When someone sparks a discussion about Over-the-Rhine, various viewpoints and feelings come into play. You either love the neighborhood for its rich past and diversity or you tend to stay away from amazing landmarks like Findlay Market, Music Hall, Memorial Hall, Washington Park and Ensemble Theatre because you’ve “heard things.” You know, never actually going to the area to retain your own experience.
Well, if you were to ask the National Historic Register its perspective on the area, you would be informed that the six districts of that make up the 360 acres of OTR are home to the largest collection of 19th-century Italianate architecture still standing in the United States.
Even though the population of Over-the-Rhine currently rounds to about 7,600, a grand total of 50,000 individuals once called it their home. Today more than 500 vacant buildings, 2,500 hollow units and 700 unoccupied lots crumble and creek in hopes of renovation and repopulation. Luckily for these historical constructions, there’s one man (armed with a posse of volunteers) who has taken it upon himself to breathe new life into this nationally recognized neighborhood.
In the early months of 2010, Danny Klinger, director of OTR ADOPT, had just about all he could take of witnessing local gems fall victim to the wrecking ball over and over again. After studying community and economic development at Massachusetts Institute of Technology and writing his thesis on historic preservation in OTR, he set out to give the area the recognition it deserved and the facelift it needed by starting OTR ADOPT, a building adoption program that works to identify new owners for abandoned buildings and damaged structures.
“It’s ultimately about creating a mechanism to channel investment into OTR,” Klinger says.
“That investment goes directly into abandoned historic buildings, getting them up to code and getting them occupied. So the program is simultaneously about historic preservation and community revitalization.”
Even though OTR ADOPT’s Web site (otradopt.com) gives property seekers current locations that are up for grabs, the only thing interested investors need to do to obtain a slice of history is stroll through the district.
“We’re relatively young, so our listings pipeline is still growing,” Klinger says. “We do have a ‘foster’ program whereby someone can contact us if there is a particular abandoned building they are interested in, and we will go out and attempt to get it for them.”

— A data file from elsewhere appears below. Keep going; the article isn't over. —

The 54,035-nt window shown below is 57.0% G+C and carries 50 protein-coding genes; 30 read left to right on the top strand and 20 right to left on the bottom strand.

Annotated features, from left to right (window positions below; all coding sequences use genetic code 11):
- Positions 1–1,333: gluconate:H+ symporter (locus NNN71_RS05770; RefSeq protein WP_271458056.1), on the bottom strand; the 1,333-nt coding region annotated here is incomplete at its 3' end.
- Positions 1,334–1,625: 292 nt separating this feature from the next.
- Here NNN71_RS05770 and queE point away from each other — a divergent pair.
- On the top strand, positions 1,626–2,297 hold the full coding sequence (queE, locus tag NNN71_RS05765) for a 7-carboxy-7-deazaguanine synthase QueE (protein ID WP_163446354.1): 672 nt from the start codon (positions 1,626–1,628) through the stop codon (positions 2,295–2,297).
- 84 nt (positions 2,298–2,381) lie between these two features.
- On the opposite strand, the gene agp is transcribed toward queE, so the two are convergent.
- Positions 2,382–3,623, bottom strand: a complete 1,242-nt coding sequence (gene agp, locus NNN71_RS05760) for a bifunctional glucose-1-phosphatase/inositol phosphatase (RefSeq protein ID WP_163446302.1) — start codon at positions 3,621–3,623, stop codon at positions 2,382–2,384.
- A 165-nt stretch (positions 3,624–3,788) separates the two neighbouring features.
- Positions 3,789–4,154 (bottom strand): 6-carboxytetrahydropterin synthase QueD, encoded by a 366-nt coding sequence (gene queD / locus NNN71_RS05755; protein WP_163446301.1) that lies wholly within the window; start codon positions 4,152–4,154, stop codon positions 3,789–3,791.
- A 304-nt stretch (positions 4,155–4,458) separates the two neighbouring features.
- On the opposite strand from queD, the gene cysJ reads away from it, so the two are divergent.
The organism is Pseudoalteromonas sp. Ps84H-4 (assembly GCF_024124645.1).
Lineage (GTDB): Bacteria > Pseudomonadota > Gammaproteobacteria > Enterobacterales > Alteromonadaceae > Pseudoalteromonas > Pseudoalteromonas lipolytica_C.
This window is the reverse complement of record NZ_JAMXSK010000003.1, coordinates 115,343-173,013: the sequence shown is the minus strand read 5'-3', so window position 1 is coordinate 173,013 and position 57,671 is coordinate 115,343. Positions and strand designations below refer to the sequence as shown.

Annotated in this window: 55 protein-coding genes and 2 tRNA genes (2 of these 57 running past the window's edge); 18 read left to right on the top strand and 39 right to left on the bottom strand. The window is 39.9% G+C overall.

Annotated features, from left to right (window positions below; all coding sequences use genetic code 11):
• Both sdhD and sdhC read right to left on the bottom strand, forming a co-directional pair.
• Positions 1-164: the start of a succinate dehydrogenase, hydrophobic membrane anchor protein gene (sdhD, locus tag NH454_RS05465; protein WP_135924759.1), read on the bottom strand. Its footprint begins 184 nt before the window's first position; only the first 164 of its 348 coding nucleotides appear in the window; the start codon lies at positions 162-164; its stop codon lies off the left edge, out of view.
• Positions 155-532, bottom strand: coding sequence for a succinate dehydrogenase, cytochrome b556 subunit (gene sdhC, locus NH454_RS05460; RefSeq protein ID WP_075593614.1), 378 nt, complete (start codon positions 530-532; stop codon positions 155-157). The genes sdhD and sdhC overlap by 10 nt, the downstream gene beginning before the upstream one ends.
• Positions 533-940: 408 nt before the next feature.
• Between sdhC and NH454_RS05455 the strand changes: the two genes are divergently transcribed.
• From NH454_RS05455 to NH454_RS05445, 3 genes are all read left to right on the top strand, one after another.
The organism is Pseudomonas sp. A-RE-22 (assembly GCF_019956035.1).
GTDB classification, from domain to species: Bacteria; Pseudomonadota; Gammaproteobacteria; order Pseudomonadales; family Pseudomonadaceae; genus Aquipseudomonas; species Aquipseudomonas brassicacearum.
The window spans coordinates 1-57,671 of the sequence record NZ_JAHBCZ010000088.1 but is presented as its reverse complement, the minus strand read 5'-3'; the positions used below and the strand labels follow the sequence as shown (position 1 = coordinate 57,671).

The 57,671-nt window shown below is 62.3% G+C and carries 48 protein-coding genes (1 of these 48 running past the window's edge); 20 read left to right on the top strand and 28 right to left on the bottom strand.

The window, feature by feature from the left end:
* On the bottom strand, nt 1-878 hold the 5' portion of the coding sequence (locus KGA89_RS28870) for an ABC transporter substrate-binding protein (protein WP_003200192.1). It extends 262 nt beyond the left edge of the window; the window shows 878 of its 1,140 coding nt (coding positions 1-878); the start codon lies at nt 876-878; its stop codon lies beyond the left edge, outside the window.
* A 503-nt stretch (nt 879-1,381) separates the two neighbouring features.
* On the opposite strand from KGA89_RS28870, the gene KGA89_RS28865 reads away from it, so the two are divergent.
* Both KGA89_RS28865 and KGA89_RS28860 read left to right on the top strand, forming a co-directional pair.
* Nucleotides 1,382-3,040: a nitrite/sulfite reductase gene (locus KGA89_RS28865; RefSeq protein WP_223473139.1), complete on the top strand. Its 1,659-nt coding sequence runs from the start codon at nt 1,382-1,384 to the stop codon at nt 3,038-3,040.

There’s also the rare chance that you may purchase a home that needs to move locations. The program is currently experiencing this situation with the rezoning of Euclid Avenue in Corryville. “We don’t run into that very much, but sometimes the only way to save a building, or buildings, is to move them.”
Klinger also says the need to move this entire historic block of Victorian homes near UC magnifies the need for better historic protections in our city, if we really want to retain any of the “old world feeling.”
One local company backing OTR ADOPT’s beliefs is 8K Partners, an urban real estate developer and contractor focusing in the revival of unused, distressed buildings. After hearing Klinger’s inception for the company it didn’t take long for them to scoop up their very own sliver of OTR.
Mike Fischer, one of the 8K partners, explains, “If you’re a proponent of urban living, you can’t get a denser or richer urban fabric than OTR. It’s a special area with beautiful architecture, where you can walk to work, restaurants, bars and entertainment. We value what Klinger is doing to revitalize the urban core.”
Last July four individuals making up 8K Partners acquired a former pawn shop from OTR ADOPT. The building that sits at 1724 Vine St. had been in use up until May of last year when it was threatened with demolition. The upper levels of the building were used as apartments until they were damaged in a fire 20 to 30 years ago. With the problems never addressed, a roof in despair and a collapsing front and rear wall, 8K Partners paid for the deed transfer and now slings hammers in anticipation of turning the 10,000 square feet of opportunity into a mixed-use building. All in all, it can be said that the structure has become one of the eight buildings for which OTR ADOPT has successfully found tender loving care.
“Klinger is doing his best to make people aware of the opportunities,” Fischer says. “If we can bring a couple, an individual or even a family into Cincinnati, it’s a positive impact. We are now part of the positive momentum.”
If you don’t have two to three years to tackle this sort of project, or roughly $100 to spend per square foot of the building, there are still plenty of ways to help out the community of OTR. The easiest way is to attend city council meetings or volunteer to help with local fundraising activities. Another step is to take a few seconds out of your day and send an online donation to the program. This act will not only help keep the program afloat, but it will help ensure that the area still holds the same charm it once had in the 1860s.
For more information on OTR ADOPT, go to www.otradopt.com.